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March 2, 2023

Protecting the Right to Organize Act

On Tuesday, a bipartisan group of Senators and Members of Congress reintroduced the Protecting the Right to Organize (PRO) Act, which strengthens the right of workers to form a union and negotiate for better pay, benefits, and working conditions. The House bill was introduced by Representatives Bobby Scott (D-Va.) and Brian Fitzpatrick (R-Pa.), and in the Senate by Senator Bernie Sanders (I-Vt.).

During the announcement event at the U.S. Capitol, CWA Member Kirsten Civick, who formed a union with her co-workers at the Apple Penn Square store in Oklahoma City, Okla., discussed the conditions that fueled the workers’ organizing campaign and described Apple’s attempts to prevent them from forming a union.

“Weak labor laws allow companies like Apple to conduct union busting tactics in the hopes of scaring workers from organizing,” Civick said. “The PRO Act would put power back in the hands of workers to make our own decisions about forming a union without the risk of losing our jobs. The bill imposes real penalties for breaking the law because right now, it seems like companies can get away with pretty much anything with little to no consequence. It also bans the mandatory anti-union meetings that we faced.”

Senate Majority Leader Chuck Schumer (D-N.Y.), House Minority Leader Hakeem Jeffries (D-N.Y.), Senator Patty Murray (D-Wash.), and AFL-CIO President Liz Schuler joined Sen. Sanders and Rep. Scott at the event, where they discussed the importance of unions for building a strong middle class and improving the lives of workers and families.

The House of Representatives passed the PRO Act in 2021 in a bipartisan vote, but the bill stalled in the Senate due to the outdated filibuster rule, which requires supermajority support to pass most legislation. Support remains strong for the PRO Act and enacting the bill is a top priority for CWA members.

Senator Schumer Introduces the PRO Act
Senate Majority Leader Chuck Schumer (right) spoke at an event at the U.S. Capitol to reintroduce the Protecting the Right to Organize (PRO) Act. Other speakers in support of the bill included CWA Member Kirsten Civick (left), AFL-CIO President Liz Schuler, and Rep. Bobby Scott.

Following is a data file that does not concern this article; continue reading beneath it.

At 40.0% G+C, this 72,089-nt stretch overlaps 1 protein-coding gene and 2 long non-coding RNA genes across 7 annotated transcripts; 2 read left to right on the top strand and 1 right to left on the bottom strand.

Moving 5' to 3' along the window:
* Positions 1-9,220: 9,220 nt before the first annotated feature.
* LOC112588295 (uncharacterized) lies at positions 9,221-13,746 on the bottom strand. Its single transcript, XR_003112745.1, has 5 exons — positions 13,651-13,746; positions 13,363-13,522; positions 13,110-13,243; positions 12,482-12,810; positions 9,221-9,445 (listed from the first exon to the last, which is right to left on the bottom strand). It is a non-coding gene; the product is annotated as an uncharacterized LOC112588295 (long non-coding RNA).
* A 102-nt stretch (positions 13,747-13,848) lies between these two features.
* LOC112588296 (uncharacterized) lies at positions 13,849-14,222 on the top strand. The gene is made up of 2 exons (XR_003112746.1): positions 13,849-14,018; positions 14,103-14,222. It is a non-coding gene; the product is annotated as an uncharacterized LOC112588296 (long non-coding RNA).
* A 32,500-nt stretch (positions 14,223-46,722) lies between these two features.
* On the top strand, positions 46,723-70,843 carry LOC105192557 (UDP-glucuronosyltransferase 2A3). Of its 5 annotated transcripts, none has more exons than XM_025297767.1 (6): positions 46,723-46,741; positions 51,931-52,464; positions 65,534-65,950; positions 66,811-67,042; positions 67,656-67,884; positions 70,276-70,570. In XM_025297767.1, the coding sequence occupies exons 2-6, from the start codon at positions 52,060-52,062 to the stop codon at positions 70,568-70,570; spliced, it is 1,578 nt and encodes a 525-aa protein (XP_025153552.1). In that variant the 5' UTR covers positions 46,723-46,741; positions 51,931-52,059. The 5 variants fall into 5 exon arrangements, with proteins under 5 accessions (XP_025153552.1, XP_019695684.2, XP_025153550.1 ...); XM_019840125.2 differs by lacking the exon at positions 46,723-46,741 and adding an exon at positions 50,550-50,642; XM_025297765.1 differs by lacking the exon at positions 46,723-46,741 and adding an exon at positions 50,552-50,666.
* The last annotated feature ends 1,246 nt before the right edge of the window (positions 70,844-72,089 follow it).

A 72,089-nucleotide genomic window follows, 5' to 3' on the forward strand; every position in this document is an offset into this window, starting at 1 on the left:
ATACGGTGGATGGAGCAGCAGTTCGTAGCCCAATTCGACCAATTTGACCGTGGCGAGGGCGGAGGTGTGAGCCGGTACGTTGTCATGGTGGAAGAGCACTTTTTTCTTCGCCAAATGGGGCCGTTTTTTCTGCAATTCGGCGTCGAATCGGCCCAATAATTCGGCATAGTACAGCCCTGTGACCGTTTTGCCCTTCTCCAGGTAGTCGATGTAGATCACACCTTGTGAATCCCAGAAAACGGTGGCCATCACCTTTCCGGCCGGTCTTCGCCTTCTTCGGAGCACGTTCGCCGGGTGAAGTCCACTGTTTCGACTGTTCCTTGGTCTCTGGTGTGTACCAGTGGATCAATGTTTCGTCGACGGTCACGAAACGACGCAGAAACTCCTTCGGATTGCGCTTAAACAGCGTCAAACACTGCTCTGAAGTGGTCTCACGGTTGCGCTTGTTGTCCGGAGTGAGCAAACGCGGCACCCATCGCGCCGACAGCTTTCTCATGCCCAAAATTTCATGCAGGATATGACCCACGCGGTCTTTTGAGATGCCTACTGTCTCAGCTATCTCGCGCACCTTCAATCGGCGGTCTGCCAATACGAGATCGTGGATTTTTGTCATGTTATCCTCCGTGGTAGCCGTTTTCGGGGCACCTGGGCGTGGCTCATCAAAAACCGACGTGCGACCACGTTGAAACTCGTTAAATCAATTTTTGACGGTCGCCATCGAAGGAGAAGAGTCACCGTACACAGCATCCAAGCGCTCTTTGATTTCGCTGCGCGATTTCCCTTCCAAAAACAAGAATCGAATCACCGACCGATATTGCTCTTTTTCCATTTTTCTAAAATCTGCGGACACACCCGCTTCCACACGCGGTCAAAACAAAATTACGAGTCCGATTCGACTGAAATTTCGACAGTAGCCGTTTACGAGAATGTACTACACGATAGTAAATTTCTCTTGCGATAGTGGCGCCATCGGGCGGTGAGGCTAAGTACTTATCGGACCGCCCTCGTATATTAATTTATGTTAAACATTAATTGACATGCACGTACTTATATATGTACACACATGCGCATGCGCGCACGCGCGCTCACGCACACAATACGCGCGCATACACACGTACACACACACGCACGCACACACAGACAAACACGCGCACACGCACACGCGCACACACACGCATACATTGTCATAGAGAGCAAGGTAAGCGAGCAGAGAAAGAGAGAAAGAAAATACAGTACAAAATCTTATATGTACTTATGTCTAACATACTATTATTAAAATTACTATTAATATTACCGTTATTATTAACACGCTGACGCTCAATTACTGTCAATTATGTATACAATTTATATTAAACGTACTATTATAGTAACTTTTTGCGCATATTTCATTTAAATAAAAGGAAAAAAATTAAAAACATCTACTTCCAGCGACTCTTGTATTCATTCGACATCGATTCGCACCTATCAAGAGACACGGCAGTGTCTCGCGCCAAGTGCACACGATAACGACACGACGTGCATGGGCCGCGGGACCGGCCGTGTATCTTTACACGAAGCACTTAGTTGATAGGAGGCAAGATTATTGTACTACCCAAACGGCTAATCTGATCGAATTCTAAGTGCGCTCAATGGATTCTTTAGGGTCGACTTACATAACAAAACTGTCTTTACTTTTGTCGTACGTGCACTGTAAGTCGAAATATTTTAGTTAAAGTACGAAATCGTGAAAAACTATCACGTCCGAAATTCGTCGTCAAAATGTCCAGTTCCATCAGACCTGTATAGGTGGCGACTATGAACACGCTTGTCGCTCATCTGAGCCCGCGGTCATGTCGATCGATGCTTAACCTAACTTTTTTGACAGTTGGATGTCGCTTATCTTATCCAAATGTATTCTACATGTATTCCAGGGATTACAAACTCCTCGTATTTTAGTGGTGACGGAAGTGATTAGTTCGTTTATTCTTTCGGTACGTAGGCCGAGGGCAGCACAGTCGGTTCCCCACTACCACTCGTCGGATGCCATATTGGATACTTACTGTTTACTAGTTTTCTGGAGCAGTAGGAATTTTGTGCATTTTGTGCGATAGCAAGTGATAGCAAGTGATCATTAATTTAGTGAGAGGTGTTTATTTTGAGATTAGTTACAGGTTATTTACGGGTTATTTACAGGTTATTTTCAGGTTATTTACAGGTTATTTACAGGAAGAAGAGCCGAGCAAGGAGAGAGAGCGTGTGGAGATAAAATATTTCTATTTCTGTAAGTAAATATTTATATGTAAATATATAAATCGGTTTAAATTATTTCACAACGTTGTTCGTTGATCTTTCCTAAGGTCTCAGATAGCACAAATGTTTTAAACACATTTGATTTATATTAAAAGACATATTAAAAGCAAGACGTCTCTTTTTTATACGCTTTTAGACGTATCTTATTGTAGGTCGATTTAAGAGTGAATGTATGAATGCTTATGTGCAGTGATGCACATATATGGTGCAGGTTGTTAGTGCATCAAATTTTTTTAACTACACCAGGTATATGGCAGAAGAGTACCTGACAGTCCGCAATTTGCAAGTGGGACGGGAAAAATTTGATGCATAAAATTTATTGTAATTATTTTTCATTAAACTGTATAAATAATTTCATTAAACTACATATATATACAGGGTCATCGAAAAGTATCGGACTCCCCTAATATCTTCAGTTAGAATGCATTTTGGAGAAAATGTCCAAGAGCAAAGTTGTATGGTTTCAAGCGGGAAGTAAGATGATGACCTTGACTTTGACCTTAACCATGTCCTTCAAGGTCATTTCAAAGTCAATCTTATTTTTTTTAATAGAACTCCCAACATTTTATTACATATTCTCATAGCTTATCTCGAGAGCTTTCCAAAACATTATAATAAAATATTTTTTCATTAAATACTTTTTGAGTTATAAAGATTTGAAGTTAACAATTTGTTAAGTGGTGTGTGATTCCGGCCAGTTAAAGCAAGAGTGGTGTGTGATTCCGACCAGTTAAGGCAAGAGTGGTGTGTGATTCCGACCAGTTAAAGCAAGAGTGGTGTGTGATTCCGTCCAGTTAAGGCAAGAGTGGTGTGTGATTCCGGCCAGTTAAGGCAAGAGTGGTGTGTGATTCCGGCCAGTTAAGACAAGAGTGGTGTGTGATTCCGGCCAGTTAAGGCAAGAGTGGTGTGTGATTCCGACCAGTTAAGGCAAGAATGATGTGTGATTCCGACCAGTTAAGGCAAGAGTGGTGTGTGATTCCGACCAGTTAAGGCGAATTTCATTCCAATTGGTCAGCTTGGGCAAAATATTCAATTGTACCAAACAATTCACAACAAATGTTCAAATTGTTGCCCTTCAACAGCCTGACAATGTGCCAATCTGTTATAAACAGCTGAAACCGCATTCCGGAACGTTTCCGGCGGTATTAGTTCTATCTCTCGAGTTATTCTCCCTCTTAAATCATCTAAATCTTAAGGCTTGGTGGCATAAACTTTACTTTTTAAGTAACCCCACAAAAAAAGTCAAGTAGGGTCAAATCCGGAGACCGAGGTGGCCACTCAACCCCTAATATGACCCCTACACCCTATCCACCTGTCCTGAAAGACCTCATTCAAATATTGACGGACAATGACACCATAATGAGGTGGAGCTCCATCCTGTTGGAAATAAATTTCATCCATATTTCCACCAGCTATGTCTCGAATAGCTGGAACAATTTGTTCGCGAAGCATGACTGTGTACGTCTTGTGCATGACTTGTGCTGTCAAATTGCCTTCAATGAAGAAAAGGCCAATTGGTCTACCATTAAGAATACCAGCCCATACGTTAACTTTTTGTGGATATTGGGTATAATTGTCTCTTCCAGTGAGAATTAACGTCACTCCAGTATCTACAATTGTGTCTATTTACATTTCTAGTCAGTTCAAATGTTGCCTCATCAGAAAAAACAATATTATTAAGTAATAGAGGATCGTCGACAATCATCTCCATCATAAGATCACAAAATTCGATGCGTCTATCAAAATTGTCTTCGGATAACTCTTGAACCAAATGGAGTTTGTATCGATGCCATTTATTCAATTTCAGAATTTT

PRO Act Introduction Video Still


Colorado CWA Members Speak Out for Protection from Retaliation

On Tuesday, CWA Local 7799 university staff, healthcare workers, public defenders, and library employees joined teachers, firefighters, paramedics, and other public workers to speak out for the Public Employees’ Workplace Protection Act, state legislation that will provide public workers in Colorado with protections against retaliation.

Under current law, many Colorado public employers may discipline and even fire employees who raise concerns to supervisors or colleagues about workplace conditions such as insufficient resources and heavy caseloads. While this bill does not require public employers to collectively bargain with workers, it does provide basic protection against retaliation for workers who try to improve their workplace.

Jade Kelly, President of CWA Local 7799 and staff member at the University of Colorado-Boulder, spoke at the event and wrote in support of the bill, "Public workers are the backbone of Colorado and we are on the front lines of serving our communities. We need to protect our right to organize and collectively speak out if we are going to meaningfully address the issues impacting ourselves as well as our students, patients, clients, and all the people in our state. We need the Public Employees' Workplace Protection Act and so does our community.”

Colorado Public Employees Workplace Protection Act
CWA Local 7799 President Jade Kelly spoke out in support of the Public Employees’ Workplace Protection Act, state legislation that will provide public workers in Colorado with protections against retaliation.


Engaging Legislators in North Carolina

North Carolina Legislative Conference

Earlier this month, members of the CWA North Carolina Legislative and Political Action Team continued to build political power with other unions and community and coalition partners by attending the North Carolina AFL-CIO Legislative Conference in Raleigh, the state capital. They also met with state legislators to discuss key issues facing working people in North Carolina.

CWA District 3 Broadband Brigade Lead Keith Busby (pictured above) gave a presentation about the importance of using federal broadband funding to build high-quality fiber optic networks with union labor. CWA also provided information that was distributed to all 170 members of the state legislature on ways state and local governments can ensure that broadband funding recipients maintain high labor standards and build reliable networks.


NLRB Reverses Trump-Era Decision Allowing Bosses to Silence Workers in Exchange for Severance

In 2020, the Republican majority on the National Labor Relations Board (NLRB) ruled that a hospital that was laying off workers in the midst of the COVID-19 pandemic could require them to sign non-disparagement agreements in order to receive severance pay.

Last month, the NLRB reversed that decision noting, correctly, that employers cannot force workers to waive their rights under federal law and that non-disparagement agreements interfere with workers’ ability to engage in collective action to improve working conditions.

This is just the latest in a series of decisions by the NLRB that are helping restore power to workers. Appointments to the NLRB are one of the most direct ways a president can impact the amount of power corporations have over our lives. President Biden’s appointees are working to restore the mandate of the National Labor Relations Act to encourage collective bargaining and protect workers’ freedom to join together for the purpose of negotiating the terms and conditions of their employment.